The Value of Explainability in Artificial Intelligence

The Value of Explainability in Artificial Intelligence

AI applications are finding a role in many business processes. Machine learning algorithms add speed, precision and automation to enable companies to drive improved efficiency and performance in across a wide range of discrete tasks. Explainable AI though does all that and more. It adds insights to the equation that enable businesses to move beyond automation to actionable intelligence.

Actionable intelligence creates business gains and prevents losses on the top line, not just efficiency or better precision. It provides decision systems and business leaders with the intelligence to discover, see and act on key insights that are generated every day. Insight driven businesses that master explainable AI will increase speed to insight and strengthen competitive advantage.

Millions of online purchase transactions flow through algorithms predicting, based on past transactions, that a new transaction has a higher confidence of fraud. However, some transactions are just above the normal vs. fraudulent threshold. Before this potentially valid transaction is denied, upsetting the customer, it would be nice to know Why it is being flagged by the algorithm as fraud.

Upon review of an explanation, a business user can determine that this is a new device with a higher than average purchase volume, but other identification factors indicate it’s a legitimate, repeat customer. Without knowing the factors associated with the prediction, the customer would be denied, driving them to go elsewhere. Multiply this across thousands of customers and you have a real problem. An explainable algorithm that can produce the factors associated with each prediction, can prevent this from happening.

Millions of authentication instances occur each day. Over time user ID’s and passwords fragment across devices and applications. A customer tries to log-in but forgets his password and after several attempts, is prevented from accessing his account. Frustrated, the customer gives up on logging in and doesn’t come back to use the application any longer, selecting another alternative.

Device ID data, however, from other interactions with the same customer suggest this is a known user that you can offer a more seamless set of verification steps to, using other known information. Explainability enables an adaptive approach, by exposing all of this data in real-time and at scale to authentication decisioning systems.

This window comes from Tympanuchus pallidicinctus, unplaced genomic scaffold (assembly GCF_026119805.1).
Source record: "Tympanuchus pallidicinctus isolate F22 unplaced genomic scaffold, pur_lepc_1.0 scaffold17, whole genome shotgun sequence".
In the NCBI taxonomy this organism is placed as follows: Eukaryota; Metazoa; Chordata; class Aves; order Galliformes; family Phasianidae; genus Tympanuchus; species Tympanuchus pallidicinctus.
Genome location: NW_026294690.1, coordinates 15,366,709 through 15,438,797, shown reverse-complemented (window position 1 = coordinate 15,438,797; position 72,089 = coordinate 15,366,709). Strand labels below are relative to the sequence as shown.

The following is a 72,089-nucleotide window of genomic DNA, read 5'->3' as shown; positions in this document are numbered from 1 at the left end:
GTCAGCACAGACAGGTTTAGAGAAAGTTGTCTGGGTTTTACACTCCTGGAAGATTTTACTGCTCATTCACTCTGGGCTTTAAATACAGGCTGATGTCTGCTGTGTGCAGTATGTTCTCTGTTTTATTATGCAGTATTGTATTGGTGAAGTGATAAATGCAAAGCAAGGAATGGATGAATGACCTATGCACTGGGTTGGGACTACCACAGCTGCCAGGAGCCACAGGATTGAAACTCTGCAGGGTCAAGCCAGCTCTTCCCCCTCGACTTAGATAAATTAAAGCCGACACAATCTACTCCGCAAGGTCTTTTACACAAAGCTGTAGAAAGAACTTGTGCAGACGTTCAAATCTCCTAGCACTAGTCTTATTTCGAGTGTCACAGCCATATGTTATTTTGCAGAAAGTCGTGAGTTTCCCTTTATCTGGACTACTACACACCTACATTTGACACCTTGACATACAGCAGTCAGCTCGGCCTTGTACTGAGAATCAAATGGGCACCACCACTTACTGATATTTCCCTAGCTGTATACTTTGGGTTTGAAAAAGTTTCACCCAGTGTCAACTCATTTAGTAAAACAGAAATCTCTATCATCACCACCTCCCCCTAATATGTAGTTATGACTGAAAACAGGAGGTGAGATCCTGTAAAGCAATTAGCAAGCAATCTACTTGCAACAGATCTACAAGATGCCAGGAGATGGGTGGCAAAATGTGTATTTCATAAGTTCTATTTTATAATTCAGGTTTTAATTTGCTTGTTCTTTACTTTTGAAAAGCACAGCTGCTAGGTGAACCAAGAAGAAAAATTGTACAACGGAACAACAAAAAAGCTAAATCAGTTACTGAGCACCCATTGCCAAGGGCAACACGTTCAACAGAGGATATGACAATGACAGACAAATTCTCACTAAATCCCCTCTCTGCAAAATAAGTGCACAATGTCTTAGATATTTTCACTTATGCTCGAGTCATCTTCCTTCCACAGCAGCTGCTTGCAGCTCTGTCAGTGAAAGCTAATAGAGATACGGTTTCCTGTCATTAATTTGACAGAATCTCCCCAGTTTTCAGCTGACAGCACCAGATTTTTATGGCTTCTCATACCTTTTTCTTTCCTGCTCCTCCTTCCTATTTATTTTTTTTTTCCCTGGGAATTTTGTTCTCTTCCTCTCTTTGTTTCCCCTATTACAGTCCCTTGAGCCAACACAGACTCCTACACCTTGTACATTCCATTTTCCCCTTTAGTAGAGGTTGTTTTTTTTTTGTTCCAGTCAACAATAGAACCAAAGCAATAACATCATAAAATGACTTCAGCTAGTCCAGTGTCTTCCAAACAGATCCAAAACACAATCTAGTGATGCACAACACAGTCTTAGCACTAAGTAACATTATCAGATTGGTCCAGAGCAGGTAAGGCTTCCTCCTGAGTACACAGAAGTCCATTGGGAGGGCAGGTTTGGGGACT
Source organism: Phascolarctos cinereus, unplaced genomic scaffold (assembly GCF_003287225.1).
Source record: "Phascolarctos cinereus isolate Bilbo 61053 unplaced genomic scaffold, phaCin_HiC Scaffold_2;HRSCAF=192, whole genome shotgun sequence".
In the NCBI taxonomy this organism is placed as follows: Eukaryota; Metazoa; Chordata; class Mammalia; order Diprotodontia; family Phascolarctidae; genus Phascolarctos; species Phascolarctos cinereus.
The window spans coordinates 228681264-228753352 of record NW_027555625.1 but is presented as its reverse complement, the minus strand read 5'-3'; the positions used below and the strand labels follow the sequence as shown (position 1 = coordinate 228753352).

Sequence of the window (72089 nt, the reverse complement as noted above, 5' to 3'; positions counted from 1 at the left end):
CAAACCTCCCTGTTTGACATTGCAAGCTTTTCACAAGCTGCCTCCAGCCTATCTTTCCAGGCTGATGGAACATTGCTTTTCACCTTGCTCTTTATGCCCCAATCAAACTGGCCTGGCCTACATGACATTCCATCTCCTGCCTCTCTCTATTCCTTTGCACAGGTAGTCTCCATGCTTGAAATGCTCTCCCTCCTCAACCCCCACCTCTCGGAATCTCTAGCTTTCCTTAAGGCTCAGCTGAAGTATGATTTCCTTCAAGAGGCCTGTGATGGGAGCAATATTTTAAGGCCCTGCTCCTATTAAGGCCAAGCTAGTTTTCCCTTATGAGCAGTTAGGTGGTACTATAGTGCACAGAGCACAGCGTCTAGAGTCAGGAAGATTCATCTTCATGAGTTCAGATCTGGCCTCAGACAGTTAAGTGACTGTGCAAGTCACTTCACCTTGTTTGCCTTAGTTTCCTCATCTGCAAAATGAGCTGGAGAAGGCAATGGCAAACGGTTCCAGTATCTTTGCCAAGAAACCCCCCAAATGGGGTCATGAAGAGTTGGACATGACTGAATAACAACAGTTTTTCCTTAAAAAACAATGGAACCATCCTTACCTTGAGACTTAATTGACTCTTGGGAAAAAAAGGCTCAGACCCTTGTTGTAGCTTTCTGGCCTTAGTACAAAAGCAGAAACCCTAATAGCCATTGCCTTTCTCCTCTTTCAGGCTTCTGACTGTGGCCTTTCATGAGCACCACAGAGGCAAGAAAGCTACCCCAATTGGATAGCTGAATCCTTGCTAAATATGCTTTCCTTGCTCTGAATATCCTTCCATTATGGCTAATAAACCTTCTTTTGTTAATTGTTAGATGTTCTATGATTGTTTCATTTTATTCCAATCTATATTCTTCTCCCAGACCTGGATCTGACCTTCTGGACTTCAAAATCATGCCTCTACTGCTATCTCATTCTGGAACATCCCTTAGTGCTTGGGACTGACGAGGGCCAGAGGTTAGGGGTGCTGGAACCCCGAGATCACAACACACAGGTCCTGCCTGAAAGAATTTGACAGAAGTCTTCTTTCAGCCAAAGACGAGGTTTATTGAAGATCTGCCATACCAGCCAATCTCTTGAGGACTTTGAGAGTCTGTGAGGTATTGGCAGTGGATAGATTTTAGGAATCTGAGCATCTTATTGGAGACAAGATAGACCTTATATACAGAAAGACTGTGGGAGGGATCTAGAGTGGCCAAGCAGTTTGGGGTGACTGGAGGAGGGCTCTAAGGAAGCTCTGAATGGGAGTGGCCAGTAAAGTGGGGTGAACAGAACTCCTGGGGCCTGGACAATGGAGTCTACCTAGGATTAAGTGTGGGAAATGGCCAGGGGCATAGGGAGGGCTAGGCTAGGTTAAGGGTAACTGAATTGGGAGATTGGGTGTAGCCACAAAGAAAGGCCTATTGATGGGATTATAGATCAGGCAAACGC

Thousands of customers or subscribers are predicted to churn each month for many large B2C enterprises but without knowing why, it is impossible to take action to prevent the customer from leaving with specific offers that address their issue. When hundreds of customers a day are predicted to churn, how do you act on each one effectively without knowing why? Explainability enables an actionable response for each and every type of churn cause.

The value of an explainable machine learning prediction like those reflected above, are sometimes hidden underneath the covers. It’s not hard for people to appreciate the logic of explainability, but it is not always clear how explainability translates to insights and then business gains or loss prevention.

For example, it doesn’t take much these days for a customer to leave you. One bad experience vs. hundreds of good ones is sometimes all that it takes to lose a customer. And what if a customer is a highly valuable one? This is where the cost of not having explainable insights at speed and scale starts to add up.

In their article “AI Is Going to Change the 80/20 Rule,” published in the Harvard Business Review in 2017, authors, Clayton Christiensen, Michael Raynor and Rory McDonald comment on the power of the Pareto Principle, or the 80/20 rule. They comment that high-performance organizations “are still inspired by his (Pareto’s) 80/20 principle, the idea that 80% of the effect (sales, revenue, etc.) come from 20% of causes (products, employees, etc.).”

They go on to point out that “greater volumes and variety of data guarantee that algorithms get the training they need to get smarter. Digital networks consequently become Pareto platforms that transform vital vectors of variables into new value.

Novel workplace analytics, for example, mean more organizations can more readily identify the 20% of employees contributing 80% of value to a product, process, or user experience. Ongoing digitalization of business processes, platforms, and customer experiences similarly invites creative Pareto perspectives: What 20% of the platform upgrade creates 80% of its impact? What 20% of customer experience evokes 80% of delight or distaste? Serious C-suites want those data-driven questions algorithmically addressed.”

How do you optimize your business if you don’t know the cause, or key drivers, behind a prediction? Without knowing “why” an algorithm is making a decision, not only can that severely constrain your business operationally, but it’s a missed opportunity for understanding the 20% factors that cause 80% of the best (or worst) outcomes.

We see this right now across fraud, identity and marketing domains inside major enterprises on a regular basis. Here are 5 ways explainable machine learning algorithms create speed to insight that can have an immediate and outsized impact on your business.

Insight driven businesses can discover information about customers, transactions, products, geographies, or even vast amounts of social media driven perspectives it didn’t previously know.

For example, uncovering the fact that certain customer segments who buy one product, don’t buy another, vs. other segments that do is a pretty significant discovery. What are the causal factors for this? Do certain product features appeal to one group and not another? Is it an economic issue such as price point or income – or the combination of both?